EDMONTON, Feb. 2, 2017 /CNW/ - Tree Canada, the nation's leading national tree planting charity, today announced a more than $1 million investment to restore the forests destroyed by the devastating Fort McMurray wildfires last year. Following overwhelming support from corporate partners and everyday Canadians, Tree Canada announced that plantings will begin this spring.
Tree Canada's "Operation ReLeaf - Fort McMurray" program will begin planting trees in publically-owned natural, forested areas to facilitate forest regrowth according to Fire Smart standards. Discussions are also underway to replace trees lost in adjacent First Nation communities. The restoration project will continue at least into 2018, and possibly into 2019 with a focus on residential trees and street trees scheduled to be planted. A planned 2018 project will aim to restore the tree canopy in Beacon Hill, one of the neighbourhoods hardest hit by the blaze that consumed an area approximately the size of the province of P.E.I.
"We are deeply grateful to Tree Canada and all of its partners for this very generous donation," said Melissa Blake, Mayor of the Regional Municipality of Wood Buffalo. "This support will undoubtedly lift the spirits of the entire community and help us restore so much of the natural beauty that was impacted by the wildfire."
"We're dedicated to returning this community to its former beauty and would like to thank our corporate partners and individual Canadians for making it possible," said Michael Rosen, President of Tree Canada, who personally visited the region last year to assess the damage and prioritize areas for reforestation. "We deeply sympathize with residents who lost their homes and have had their lives so disrupted by the fire. It is my sincere hope that this initiative will help to bring back a sense of normalcy."
To support the Operation ReLeaf Fort McMurray program, Tree Canada's long-time partner CN generously donated $1 million.
"Fort McMurray is an important community for CN, and our own employees were personally affected by the disaster. We are proud to support an initiative that will not only help restore the tree canopy but will also contribute to the wellbeing of this community with lasting benefits," said Mike Cory, CN Executive Vice-President and Chief Operating Officer. "We encourage other Canadian businesses to join CN in support of Fort McMurray's reforestation."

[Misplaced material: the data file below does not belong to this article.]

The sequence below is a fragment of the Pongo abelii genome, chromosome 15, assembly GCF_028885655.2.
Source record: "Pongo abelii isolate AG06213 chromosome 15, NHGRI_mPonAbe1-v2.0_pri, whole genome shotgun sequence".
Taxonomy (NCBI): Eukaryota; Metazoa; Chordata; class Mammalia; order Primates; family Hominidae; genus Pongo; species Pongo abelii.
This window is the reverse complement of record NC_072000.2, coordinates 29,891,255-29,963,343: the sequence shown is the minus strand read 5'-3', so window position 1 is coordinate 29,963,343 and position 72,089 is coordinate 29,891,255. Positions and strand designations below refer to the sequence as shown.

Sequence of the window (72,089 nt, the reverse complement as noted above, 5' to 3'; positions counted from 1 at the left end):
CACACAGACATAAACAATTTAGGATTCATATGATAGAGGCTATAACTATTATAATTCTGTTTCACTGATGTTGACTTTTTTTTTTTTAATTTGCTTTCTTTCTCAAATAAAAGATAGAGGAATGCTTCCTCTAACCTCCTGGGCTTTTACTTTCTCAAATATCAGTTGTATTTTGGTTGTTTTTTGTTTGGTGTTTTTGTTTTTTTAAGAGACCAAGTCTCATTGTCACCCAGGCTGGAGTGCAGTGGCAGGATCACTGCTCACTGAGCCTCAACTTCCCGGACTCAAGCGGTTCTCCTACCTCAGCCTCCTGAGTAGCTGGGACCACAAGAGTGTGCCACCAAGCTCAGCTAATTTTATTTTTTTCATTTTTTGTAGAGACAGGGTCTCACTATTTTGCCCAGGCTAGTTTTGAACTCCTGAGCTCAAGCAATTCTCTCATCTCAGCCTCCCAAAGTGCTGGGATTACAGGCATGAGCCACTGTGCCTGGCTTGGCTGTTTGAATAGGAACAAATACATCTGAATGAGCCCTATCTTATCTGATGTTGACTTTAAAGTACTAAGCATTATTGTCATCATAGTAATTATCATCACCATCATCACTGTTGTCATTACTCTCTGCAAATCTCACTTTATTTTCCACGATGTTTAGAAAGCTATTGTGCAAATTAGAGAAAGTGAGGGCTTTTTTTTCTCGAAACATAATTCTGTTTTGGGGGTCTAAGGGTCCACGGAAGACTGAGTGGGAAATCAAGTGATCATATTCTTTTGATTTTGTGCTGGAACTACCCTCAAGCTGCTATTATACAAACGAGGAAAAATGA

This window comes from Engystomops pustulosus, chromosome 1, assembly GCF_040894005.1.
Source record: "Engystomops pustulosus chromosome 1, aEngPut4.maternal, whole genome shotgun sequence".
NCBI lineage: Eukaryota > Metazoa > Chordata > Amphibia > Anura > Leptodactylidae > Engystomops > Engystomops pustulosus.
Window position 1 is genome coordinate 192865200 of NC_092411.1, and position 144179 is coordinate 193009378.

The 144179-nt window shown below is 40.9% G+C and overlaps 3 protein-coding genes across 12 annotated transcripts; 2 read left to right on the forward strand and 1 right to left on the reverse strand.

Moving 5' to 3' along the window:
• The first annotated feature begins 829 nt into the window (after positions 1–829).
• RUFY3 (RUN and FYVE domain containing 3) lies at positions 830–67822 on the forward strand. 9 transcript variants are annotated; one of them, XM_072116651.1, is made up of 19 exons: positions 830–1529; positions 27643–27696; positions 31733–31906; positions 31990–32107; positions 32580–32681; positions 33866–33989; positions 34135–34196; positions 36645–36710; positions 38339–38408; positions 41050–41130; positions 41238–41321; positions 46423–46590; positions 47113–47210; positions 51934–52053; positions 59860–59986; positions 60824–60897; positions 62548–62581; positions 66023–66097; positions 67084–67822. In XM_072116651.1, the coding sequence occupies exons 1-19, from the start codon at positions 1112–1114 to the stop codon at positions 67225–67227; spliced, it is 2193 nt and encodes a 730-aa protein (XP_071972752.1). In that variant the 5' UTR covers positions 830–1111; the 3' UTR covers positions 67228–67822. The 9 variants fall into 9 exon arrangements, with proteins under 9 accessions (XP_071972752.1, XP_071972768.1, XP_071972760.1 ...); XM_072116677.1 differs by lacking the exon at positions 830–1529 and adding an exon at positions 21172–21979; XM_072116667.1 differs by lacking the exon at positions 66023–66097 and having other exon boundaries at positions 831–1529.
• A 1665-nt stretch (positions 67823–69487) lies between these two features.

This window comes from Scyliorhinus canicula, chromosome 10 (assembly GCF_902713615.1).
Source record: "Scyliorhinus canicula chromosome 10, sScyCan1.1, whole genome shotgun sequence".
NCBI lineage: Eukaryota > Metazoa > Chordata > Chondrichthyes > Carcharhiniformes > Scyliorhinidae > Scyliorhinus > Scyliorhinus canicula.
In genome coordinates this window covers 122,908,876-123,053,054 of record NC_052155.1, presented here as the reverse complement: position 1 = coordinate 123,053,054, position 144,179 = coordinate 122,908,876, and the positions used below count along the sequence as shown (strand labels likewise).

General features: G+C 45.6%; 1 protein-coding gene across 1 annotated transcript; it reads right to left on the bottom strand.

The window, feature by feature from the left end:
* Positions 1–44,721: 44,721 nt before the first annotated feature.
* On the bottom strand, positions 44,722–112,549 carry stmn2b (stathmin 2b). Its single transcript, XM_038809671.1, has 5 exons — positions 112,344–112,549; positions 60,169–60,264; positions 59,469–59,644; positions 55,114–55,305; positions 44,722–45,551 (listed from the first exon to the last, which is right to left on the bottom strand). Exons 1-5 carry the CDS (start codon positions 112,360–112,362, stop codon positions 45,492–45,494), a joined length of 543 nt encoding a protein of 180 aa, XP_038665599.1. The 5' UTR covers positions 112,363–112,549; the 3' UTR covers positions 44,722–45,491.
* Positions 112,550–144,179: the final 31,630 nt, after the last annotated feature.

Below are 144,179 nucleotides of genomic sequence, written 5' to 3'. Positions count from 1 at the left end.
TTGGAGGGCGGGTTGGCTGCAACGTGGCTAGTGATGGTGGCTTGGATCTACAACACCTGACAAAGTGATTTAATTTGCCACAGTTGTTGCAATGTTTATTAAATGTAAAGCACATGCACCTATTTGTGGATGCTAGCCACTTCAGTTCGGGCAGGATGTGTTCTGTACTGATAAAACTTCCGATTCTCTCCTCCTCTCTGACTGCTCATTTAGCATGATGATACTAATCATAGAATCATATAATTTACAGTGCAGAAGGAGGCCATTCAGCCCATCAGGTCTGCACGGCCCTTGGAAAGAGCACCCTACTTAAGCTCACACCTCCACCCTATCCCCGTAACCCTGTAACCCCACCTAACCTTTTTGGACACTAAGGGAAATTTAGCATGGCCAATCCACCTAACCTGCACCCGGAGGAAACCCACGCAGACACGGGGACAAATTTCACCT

In addition to CN, Tree Canada has collected generous donations from TELUS, IKEA Canada, FedEx Express Canada, U-Haul, BP Canada Energy Group and Unilever Canada, as well as many individual Canadians.
If you wish to continue the support for Tree Canada's efforts to replenish Fort McMurray's forests, please donate online at www.treecanada.ca. To learn more about Operation ReLeaf - Fort McMurray, visit https://treecanada.ca/en/programs/operation-releaf/.
About Tree Canada
Tree Canada is a not-for-profit charitable organization established to encourage Canadians to plant and care for trees in urban and rural environments. Tree Canada engages Canadian companies, government agencies and individuals to support the planting of trees, the greening of schoolyards, and other efforts to sensitize Canadians to the benefits of planting and maintaining trees. Since 1992, more than 80 million trees have been planted, over 580 schoolyards have been greened, and Tree Canada has helped organize twelve national urban forest conferences. The next Canadian Urban Forest Conference will take place in Vancouver, BC in 2018. More information about Tree Canada is available at www.treecanada.ca.
About Operation ReLeaf
Tree Canada's Operation ReLeaf programs have been helping communities recover from natural disasters and pests since 1996 when the organization responded to the tragedy of Québec's Saguenay floods. ReLeaf programs are already well entrenched in Alberta, where Tree Canada helped replace urban forests damaged by the 2014 September snowstorm in Calgary, trees lost to the massive floods that devastated southern Alberta in 2013, and since 2010, has helped residents and land owners replace trees lost to the mountain pine beetle.
SOURCE Tree Canada
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